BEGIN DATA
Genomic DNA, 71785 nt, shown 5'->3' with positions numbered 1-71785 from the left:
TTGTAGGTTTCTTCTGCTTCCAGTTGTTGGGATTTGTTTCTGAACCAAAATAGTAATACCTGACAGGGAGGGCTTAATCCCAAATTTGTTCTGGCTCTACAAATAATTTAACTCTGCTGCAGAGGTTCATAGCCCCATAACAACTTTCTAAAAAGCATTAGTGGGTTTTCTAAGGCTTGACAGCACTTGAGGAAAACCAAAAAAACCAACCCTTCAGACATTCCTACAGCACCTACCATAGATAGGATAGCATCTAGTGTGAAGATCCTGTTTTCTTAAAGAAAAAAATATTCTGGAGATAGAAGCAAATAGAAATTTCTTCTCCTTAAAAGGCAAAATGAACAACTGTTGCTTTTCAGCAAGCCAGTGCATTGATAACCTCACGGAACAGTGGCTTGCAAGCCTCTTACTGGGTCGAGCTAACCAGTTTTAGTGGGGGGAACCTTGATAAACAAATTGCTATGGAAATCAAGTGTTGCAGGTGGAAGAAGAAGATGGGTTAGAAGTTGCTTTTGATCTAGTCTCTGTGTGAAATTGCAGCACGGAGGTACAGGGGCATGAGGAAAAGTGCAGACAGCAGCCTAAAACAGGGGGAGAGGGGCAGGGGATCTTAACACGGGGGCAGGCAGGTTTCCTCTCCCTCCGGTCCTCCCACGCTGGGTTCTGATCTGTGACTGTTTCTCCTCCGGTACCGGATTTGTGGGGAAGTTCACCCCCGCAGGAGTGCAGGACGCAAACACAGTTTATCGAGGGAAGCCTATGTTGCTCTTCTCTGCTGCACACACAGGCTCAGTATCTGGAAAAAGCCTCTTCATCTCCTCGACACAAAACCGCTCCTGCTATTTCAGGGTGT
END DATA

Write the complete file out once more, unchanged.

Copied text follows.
Genomic DNA, 71785 nt, shown 5'->3' with positions numbered 1-71785 from the left:
TTGTAGGTTTCTTCTGCTTCCAGTTGTTGGGATTTGTTTCTGAACCAAAATAGTAATACCTGACAGGGAGGGCTTAATCCCAAATTTGTTCTGGCTCTACAAATAATTTAACTCTGCTGCAGAGGTTCATAGCCCCATAACAACTTTCTAAAAAGCATTAGTGGGTTTTCTAAGGCTTGACAGCACTTGAGGAAAACCAAAAAAACCAACCCTTCAGACATTCCTACAGCACCTACCATAGATAGGATAGCATCTAGTGTGAAGATCCTGTTTTCTTAAAGAAAAAAATATTCTGGAGATAGAAGCAAATAGAAATTTCTTCTCCTTAAAAGGCAAAATGAACAACTGTTGCTTTTCAGCAAGCCAGTGCATTGATAACCTCACGGAACAGTGGCTTGCAAGCCTCTTACTGGGTCGAGCTAACCAGTTTTAGTGGGGGGAACCTTGATAAACAAATTGCTATGGAAATCAAGTGTTGCAGGTGGAAGAAGAAGATGGGTTAGAAGTTGCTTTTGATCTAGTCTCTGTGTGAAATTGCAGCACGGAGGTACAGGGGCATGAGGAAAAGTGCAGACAGCAGCCTAAAACAGGGGGAGAGGGGCAGGGGATCTTAACACGGGGGCAGGCAGGTTTCCTCTCCCTCCGGTCCTCCCACGCTGGGTTCTGATCTGTGACTGTTTCTCCTCCGGTACCGGATTTGTGGGGAAGTTCACCCCCGCAGGAGTGCAGGACGCAAACACAGTTTATCGAGGGAAGCCTATGTTGCTCTTCTCTGCTGCACACACAGGCTCAGTATCTGGAAAAAGCCTCTTCATCTCCTCGACACAAAACCGCTCCTGCTATTTCAGGGTGT